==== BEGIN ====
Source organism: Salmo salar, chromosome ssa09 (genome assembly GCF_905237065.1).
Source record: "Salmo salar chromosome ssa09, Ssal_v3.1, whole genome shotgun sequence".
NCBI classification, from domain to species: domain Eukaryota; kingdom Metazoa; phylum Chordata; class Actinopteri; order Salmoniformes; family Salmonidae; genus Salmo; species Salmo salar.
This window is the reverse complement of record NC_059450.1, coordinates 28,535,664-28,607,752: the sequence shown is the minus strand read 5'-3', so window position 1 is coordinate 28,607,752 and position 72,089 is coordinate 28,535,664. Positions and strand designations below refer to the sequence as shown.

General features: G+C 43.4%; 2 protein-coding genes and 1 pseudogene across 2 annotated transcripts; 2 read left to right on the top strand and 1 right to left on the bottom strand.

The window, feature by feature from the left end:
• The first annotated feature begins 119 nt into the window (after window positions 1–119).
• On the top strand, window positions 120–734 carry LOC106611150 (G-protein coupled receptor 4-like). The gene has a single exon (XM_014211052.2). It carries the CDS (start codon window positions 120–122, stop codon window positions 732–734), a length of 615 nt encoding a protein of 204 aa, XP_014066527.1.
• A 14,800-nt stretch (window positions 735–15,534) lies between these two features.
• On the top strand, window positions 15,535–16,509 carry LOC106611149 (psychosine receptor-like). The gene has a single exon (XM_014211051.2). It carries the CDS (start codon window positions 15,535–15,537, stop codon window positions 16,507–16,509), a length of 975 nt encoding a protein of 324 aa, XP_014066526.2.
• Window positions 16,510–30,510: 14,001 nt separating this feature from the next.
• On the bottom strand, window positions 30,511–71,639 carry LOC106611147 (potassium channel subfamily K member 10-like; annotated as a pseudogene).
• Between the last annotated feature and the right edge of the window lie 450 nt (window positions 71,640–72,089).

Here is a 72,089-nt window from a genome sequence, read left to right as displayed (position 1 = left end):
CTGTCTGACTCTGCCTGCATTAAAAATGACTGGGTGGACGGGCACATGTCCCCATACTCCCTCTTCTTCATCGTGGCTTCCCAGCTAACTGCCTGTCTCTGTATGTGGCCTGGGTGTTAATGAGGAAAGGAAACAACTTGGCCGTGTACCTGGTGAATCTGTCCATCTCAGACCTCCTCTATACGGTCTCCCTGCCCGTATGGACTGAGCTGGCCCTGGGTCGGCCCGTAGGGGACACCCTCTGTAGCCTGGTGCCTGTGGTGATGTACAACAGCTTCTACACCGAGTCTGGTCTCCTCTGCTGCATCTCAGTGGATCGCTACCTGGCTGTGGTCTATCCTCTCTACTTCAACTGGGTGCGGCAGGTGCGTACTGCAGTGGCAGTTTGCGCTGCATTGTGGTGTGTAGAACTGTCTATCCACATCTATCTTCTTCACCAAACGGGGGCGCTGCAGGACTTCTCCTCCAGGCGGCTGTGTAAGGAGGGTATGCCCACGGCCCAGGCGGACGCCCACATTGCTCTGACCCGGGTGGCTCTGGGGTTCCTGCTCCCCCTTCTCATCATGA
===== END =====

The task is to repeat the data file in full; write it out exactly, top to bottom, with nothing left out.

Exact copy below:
Source organism: Salmo salar, chromosome ssa09 (genome assembly GCF_905237065.1).
Source record: "Salmo salar chromosome ssa09, Ssal_v3.1, whole genome shotgun sequence".
NCBI classification, from domain to species: domain Eukaryota; kingdom Metazoa; phylum Chordata; class Actinopteri; order Salmoniformes; family Salmonidae; genus Salmo; species Salmo salar.
This window is the reverse complement of record NC_059450.1, coordinates 28,535,664-28,607,752: the sequence shown is the minus strand read 5'-3', so window position 1 is coordinate 28,607,752 and position 72,089 is coordinate 28,535,664. Positions and strand designations below refer to the sequence as shown.

General features: G+C 43.4%; 2 protein-coding genes and 1 pseudogene across 2 annotated transcripts; 2 read left to right on the top strand and 1 right to left on the bottom strand.

The window, feature by feature from the left end:
• The first annotated feature begins 119 nt into the window (after window positions 1–119).
• On the top strand, window positions 120–734 carry LOC106611150 (G-protein coupled receptor 4-like). The gene has a single exon (XM_014211052.2). It carries the CDS (start codon window positions 120–122, stop codon window positions 732–734), a length of 615 nt encoding a protein of 204 aa, XP_014066527.1.
• A 14,800-nt stretch (window positions 735–15,534) lies between these two features.
• On the top strand, window positions 15,535–16,509 carry LOC106611149 (psychosine receptor-like). The gene has a single exon (XM_014211051.2). It carries the CDS (start codon window positions 15,535–15,537, stop codon window positions 16,507–16,509), a length of 975 nt encoding a protein of 324 aa, XP_014066526.2.
• Window positions 16,510–30,510: 14,001 nt separating this feature from the next.
• On the bottom strand, window positions 30,511–71,639 carry LOC106611147 (potassium channel subfamily K member 10-like; annotated as a pseudogene).
• Between the last annotated feature and the right edge of the window lie 450 nt (window positions 71,640–72,089).

Here is a 72,089-nt window from a genome sequence, read left to right as displayed (position 1 = left end):
CTGTCTGACTCTGCCTGCATTAAAAATGACTGGGTGGACGGGCACATGTCCCCATACTCCCTCTTCTTCATCGTGGCTTCCCAGCTAACTGCCTGTCTCTGTATGTGGCCTGGGTGTTAATGAGGAAAGGAAACAACTTGGCCGTGTACCTGGTGAATCTGTCCATCTCAGACCTCCTCTATACGGTCTCCCTGCCCGTATGGACTGAGCTGGCCCTGGGTCGGCCCGTAGGGGACACCCTCTGTAGCCTGGTGCCTGTGGTGATGTACAACAGCTTCTACACCGAGTCTGGTCTCCTCTGCTGCATCTCAGTGGATCGCTACCTGGCTGTGGTCTATCCTCTCTACTTCAACTGGGTGCGGCAGGTGCGTACTGCAGTGGCAGTTTGCGCTGCATTGTGGTGTGTAGAACTGTCTATCCACATCTATCTTCTTCACCAAACGGGGGCGCTGCAGGACTTCTCCTCCAGGCGGCTGTGTAAGGAGGGTATGCCCACGGCCCAGGCGGACGCCCACATTGCTCTGACCCGGGTGGCTCTGGGGTTCCTGCTCCCCCTTCTCATCATGA